So You Think You Can Dance... For the Brooklyn Nets?
A Bloomfield dancer was among hundreds of women who competed for eight spots at an open-call audition in Brooklyn on Saturday.
Hit... Step... Lean. And repeat.
That's what more than 300 women managed to do at a grueling three-hour long open-call audition for the Brooklyn Nets' dance team in Brooklyn on Saturday.
"Being a Nets girl would be a dream come true," said Brooklyn resident Olivia Crosby, 19, who along with other hopefuls prepared to go in front of a panel of judges at LIU's Wellness, Recreation and Athletic Center in Fort Greene.
Like many others at the audition, Crosby is an experienced dancer with a cheerleading background—in her case, as a member of John Jay College's basketball cheer squad.
But that wasn't a definite recipe for success at Saturday's tryout. Led by Nets entertainment execs and coaches, the audition involved two rounds of carefully choreographed dance moves that had young ladies from New Jersey to Connecticut spiraling, strutting and splitting to the latest hip-hop and pop grooves.
"I'm still shaking," said Taylor Thomas, 18, of Bloomfield, N.J. "Before it was just nerves. Now it's because I'm exhausted."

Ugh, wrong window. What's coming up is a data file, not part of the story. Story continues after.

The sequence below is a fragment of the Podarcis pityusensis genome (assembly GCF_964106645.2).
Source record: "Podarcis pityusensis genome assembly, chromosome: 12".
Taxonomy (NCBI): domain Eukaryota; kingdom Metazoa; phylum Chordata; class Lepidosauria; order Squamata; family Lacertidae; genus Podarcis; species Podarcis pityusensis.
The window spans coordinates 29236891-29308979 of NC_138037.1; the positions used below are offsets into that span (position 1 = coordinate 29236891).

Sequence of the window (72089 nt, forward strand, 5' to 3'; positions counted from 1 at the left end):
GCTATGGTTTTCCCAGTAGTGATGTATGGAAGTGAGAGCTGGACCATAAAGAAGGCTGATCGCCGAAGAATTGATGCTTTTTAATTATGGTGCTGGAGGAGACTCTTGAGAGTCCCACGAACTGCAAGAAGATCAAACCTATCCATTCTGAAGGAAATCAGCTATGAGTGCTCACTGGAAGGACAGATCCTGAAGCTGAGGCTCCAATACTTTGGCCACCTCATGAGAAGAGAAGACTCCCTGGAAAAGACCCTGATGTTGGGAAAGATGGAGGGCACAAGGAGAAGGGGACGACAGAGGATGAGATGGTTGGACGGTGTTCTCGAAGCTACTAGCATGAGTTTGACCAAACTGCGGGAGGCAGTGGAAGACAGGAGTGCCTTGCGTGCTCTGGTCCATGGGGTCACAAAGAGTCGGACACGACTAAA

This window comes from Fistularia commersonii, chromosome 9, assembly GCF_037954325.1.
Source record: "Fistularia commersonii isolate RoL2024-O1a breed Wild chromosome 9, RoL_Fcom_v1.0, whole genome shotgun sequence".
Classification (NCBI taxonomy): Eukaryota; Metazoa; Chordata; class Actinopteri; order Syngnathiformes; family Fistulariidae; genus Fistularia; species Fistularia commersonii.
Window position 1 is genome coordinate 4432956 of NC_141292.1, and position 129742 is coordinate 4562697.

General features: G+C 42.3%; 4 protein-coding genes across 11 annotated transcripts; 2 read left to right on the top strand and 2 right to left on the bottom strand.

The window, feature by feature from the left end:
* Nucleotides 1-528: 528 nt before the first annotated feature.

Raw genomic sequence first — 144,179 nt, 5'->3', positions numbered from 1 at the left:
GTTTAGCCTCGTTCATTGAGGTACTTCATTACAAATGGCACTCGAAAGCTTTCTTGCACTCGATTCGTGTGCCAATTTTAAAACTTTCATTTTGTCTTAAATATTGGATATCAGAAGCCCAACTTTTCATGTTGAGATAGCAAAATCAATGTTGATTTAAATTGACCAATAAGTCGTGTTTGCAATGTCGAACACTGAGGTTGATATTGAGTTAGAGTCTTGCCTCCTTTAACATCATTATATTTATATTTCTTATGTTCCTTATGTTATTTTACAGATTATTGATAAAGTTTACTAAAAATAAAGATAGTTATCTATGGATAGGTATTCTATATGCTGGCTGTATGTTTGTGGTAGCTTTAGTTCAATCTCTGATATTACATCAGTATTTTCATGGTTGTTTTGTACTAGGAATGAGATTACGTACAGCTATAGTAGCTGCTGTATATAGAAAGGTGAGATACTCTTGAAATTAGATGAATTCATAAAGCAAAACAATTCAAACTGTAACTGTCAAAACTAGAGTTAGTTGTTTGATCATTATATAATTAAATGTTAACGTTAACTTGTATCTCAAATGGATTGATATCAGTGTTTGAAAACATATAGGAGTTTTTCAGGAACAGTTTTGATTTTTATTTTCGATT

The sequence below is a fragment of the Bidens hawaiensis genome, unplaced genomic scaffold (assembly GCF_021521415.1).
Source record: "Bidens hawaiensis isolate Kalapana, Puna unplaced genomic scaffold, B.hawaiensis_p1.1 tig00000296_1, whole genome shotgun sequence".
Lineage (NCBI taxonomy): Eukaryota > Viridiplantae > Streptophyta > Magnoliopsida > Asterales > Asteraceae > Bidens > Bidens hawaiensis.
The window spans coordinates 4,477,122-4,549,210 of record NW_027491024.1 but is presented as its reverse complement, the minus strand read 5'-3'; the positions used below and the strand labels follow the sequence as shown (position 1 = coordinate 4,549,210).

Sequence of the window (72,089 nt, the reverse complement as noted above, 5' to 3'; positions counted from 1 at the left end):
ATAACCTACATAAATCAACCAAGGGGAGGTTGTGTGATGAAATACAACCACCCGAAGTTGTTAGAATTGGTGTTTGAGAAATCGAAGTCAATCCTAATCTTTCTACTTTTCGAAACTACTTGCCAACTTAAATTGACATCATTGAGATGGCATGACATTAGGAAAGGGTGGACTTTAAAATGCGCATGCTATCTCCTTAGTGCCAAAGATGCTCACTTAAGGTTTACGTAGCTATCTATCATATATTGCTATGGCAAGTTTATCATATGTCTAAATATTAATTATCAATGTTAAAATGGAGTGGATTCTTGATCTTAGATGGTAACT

Thomas was one of around 150 women fortunate enough to make it through the competition's first round, in which dancers performed a piece or choreography provided weeks earlier.
In the audition's second round, the pressure was on the women to learn a complicated (to this flatfooted news editor, at least) set of moves, both as a group and in teams of four dancers.
At the end of the audition process, 30 women were selected to attend a special summer training camp.
However, of that number, only eight will get the chance to cheer on Brooklyn's first home team in more than 50 years when the Barclays Center opens for basketball this autumn.
For Brooklyn Nets event marketing and community relations senior vice president Petra Pope, the goal wasn't just to get the most talented dancers, but to find a team that mirrored the borough's ethnic, cultural and linguistic diversity.
"We're going to be cutting edge...we're going to be hot...we're going to diverse," Pope said, noting that women identifying with 150 nationalities and speaking 136 languages were represented in the LIU gym.
But in the end, it all came down to the right moves on Saturday.
"First and foremost, you must be able to dance," Pope said. "Talent is still number one."
Photos by Matthew Hampton.